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Your search has returned 31 articles:
  • News

    Tea compound aids dying brain cells

    From Washington, D.C., at the Fourth International Scientific Symposium on Tea and Human Health

    A constituent of green tea can revive moribund brain cells, Israeli researchers report. The team experimented with animal neurons that had been chemically poisoned to model the death of dopamine-producing cells in Parkinson's disease.

    In a test-tube study, low doses of epigallocatechin...

    09/26/2007 - 12:04 Biomedicine
  • News

    Universities seek armchair astronomers

    Nonscientists and researchers alike have a chance to see something no one else ever has—a few of the million far-off galaxies that the Sloan Digital Sky Survey has recently photographed. The price of admission: People viewing the new images online must do a little work for the astronomers in charge, classifying individual galaxies as either spiral armed or elliptical collections of stars....

    07/23/2007 - 14:59 Humans & Society
  • Food for Thought

    Juice May Slow Prostate Cancer Growth (with recipe)

    Prostate cancer will claim the lives of an estimated 30,000 men in the United States this year. The second leading cause of cancer death in men, its incidence climbs with age. In Western countries, the disease is reaching nearly epidemic proportions among the elderly. However, the cancer can grow so slowly that many men with prostate cancer will die of something else first.

    ...
    08/10/2006 - 13:46 Nutrition
  • News

    Keep on Going: Busy seniors live longer, more proof that it pays to stay active

    Elderly people who bustle around the house, spend much time on their feet, climb stairs, and hold down jobs might be buying themselves precious years of life.

    In a new study, researchers used a precise measure of calorie burning to assess activity. A total of 302 people, ages 70 to 82, completed questionnaires regarding their daily activities. All the volunteers got around without help...

    07/12/2006 - 13:31 Biomedicine
  • Food for Thought

    Fruity Relief for Weekend Warriors

    After 2 years of planning, you're finally able to afford a long weekend off for that ski trip to Aspen. The first day out, you put in 5 or 6 hours working your way down the slopes. You had planned to do the same thing each of the next 2 days—until you awake feeling sore from head to toe. The next day you feel even worse, so you settle for spending the rest of your trip in the lodge, sipping...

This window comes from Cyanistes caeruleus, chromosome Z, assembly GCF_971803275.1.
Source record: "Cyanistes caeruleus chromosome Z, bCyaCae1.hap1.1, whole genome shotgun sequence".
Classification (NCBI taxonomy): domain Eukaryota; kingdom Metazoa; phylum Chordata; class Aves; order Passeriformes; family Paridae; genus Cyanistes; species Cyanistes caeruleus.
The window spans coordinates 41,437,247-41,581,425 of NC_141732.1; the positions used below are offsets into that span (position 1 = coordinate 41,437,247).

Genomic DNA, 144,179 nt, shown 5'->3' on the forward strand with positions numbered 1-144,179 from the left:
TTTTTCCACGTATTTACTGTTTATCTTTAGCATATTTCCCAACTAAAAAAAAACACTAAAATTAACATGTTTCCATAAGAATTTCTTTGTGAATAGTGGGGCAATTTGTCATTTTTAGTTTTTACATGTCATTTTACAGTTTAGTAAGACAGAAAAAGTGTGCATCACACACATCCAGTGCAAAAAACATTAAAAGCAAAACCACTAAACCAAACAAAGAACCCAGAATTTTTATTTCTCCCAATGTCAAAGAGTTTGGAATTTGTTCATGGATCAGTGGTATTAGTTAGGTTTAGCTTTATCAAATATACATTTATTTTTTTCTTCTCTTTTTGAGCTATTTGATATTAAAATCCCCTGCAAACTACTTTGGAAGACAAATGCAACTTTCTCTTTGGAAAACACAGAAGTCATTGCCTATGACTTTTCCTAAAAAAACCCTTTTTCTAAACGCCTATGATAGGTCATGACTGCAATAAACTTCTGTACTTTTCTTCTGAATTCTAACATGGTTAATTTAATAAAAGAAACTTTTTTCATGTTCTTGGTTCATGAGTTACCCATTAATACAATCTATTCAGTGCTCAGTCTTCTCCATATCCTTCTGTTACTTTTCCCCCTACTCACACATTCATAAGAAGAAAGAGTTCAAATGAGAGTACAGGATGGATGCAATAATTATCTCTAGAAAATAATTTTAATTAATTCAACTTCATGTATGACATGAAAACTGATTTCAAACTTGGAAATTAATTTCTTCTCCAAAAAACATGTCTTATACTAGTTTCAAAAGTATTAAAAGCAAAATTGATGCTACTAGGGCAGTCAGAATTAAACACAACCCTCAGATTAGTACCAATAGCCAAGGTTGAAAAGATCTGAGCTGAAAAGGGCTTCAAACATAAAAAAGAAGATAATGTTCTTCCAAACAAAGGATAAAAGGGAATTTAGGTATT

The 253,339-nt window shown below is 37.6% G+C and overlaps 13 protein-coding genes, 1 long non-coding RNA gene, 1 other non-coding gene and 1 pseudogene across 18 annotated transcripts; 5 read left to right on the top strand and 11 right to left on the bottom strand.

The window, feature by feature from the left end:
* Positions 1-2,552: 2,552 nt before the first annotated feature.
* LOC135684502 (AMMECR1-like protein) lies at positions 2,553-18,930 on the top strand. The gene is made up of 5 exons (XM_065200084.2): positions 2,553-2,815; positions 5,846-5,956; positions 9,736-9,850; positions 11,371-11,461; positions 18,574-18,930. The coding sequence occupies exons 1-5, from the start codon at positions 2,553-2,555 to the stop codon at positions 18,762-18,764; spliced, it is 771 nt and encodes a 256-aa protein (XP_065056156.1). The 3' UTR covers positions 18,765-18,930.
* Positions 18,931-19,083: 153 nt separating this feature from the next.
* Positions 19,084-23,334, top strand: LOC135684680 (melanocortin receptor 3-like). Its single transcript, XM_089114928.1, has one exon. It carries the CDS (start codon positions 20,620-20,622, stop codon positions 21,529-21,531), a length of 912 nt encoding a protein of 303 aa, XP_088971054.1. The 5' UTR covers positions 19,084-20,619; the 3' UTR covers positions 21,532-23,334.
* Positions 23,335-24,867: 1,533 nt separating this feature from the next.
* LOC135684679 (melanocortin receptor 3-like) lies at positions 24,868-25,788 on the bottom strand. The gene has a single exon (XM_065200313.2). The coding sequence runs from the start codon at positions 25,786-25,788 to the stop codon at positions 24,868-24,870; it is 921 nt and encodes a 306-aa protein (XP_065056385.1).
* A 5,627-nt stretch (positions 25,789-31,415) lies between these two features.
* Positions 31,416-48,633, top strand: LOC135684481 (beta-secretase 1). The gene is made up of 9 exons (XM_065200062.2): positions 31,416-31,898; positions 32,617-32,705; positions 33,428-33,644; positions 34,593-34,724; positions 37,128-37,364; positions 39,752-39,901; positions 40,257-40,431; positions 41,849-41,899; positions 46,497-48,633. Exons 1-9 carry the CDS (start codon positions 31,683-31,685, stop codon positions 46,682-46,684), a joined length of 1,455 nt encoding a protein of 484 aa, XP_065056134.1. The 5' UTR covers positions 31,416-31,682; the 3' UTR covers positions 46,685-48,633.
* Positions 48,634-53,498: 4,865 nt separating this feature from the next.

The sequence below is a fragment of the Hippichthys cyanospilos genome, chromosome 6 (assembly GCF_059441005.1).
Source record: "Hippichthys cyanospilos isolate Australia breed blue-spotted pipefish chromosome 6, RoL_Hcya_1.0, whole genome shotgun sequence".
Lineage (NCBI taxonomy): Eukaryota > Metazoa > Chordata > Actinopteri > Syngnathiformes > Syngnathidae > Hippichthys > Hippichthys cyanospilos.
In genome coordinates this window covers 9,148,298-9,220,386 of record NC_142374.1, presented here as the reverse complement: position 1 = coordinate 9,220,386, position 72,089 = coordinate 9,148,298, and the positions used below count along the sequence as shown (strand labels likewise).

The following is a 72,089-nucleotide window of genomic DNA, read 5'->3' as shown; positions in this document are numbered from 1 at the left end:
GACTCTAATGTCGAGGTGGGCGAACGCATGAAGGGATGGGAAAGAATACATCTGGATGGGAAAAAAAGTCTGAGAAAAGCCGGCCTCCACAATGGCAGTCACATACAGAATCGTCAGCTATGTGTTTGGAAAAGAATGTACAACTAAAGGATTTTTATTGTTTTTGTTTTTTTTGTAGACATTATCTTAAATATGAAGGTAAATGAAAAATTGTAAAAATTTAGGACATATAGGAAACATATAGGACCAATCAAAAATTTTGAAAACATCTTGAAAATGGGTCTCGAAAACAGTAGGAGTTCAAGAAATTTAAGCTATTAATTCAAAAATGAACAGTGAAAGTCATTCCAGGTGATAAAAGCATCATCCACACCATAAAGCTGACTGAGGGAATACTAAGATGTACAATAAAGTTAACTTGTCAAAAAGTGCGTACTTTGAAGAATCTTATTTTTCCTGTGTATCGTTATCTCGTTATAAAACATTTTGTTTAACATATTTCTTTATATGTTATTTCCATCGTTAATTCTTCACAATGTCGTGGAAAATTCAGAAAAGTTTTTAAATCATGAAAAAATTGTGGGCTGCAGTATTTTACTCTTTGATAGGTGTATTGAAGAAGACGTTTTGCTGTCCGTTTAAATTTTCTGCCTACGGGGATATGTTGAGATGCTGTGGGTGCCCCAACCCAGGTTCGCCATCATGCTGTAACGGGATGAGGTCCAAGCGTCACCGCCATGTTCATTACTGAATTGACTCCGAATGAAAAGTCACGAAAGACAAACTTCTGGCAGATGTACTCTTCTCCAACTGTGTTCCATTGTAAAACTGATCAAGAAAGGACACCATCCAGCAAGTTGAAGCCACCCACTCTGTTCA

06/29/2006 - 12:26 Nutrition
  • Food for Thought

    Be Good to Your Gums, Bite Into Whole Grains (with recipe)

    After years of whole grains being relegated to niche markets and vegetarian recipes, these fiber-based foods have enjoyed a surge in popularity. Propelling this move has been the publication of study after study showing the benefits of whole-grain foods such as oatmeal, brown rice, muesli, and millet. These benefits range from heart health and weight loss to better blood-sugar control.

    ...
    06/21/2006 - 16:22 Nutrition
  • News

    Chimps lead way to HIV birthplace

    The global AIDS epidemic originated in chimpanzees living in southeastern Cameroon, a viral analysis confirms.

    An international team of scientists analyzed 599 fecal specimens from 10 forest sites in Cameroon and found evidence of simian immunodeficiency virus (SIV), the direct precursor of the AIDS virus, HIV-1.

    In 1999, Beatrice Hahn of the University of Alabama at Birmingham...

    06/06/2006 - 18:27
  • News

    Dementia off the Menu: Mediterranean diet tied to low Alzheimer's risk

    People who eat a Mediterranean-style diet are less likely than their peers to develop Alzheimer's disease, according to new research on elderly Manhattan residents. The study is the first to link brain benefits to a comprehensive dietary pattern rather than to individual foods or nutrients, say the scientists who performed the research.

    Traditional Mediterranean menus are rich in...

    04/18/2006 - 22:06 Biomedicine
  • News

    Leaden streets

    From San Diego, at a meeting of the Society of Toxicology

    When Arlene L. Weiss and her colleagues found that urban house dust tends to contain more lead the closer it is to a frequently opened window, they reasoned that most of the heavy metal arrives from outside. Their new survey now confirms that street grit is the probable source of lead in urban homes and that flaking paint from...

    03/21/2006 - 11:06 Earth & Environment
  • Feature

    Squirt Alert

    As scientific adviser to a group of Maine watermen, ecologist Larry Harris had heard his share of stories. But one tale, told to him 2 years ago, proved unforgettable. A fisherman related how he had been hauling up a dredge used to scout for scallops in nearby Cobscook Bay when he snagged something novel: a life form resembling blobs of pancake batter.

    In all his...

    12/18/2005 - 18:25 Ecology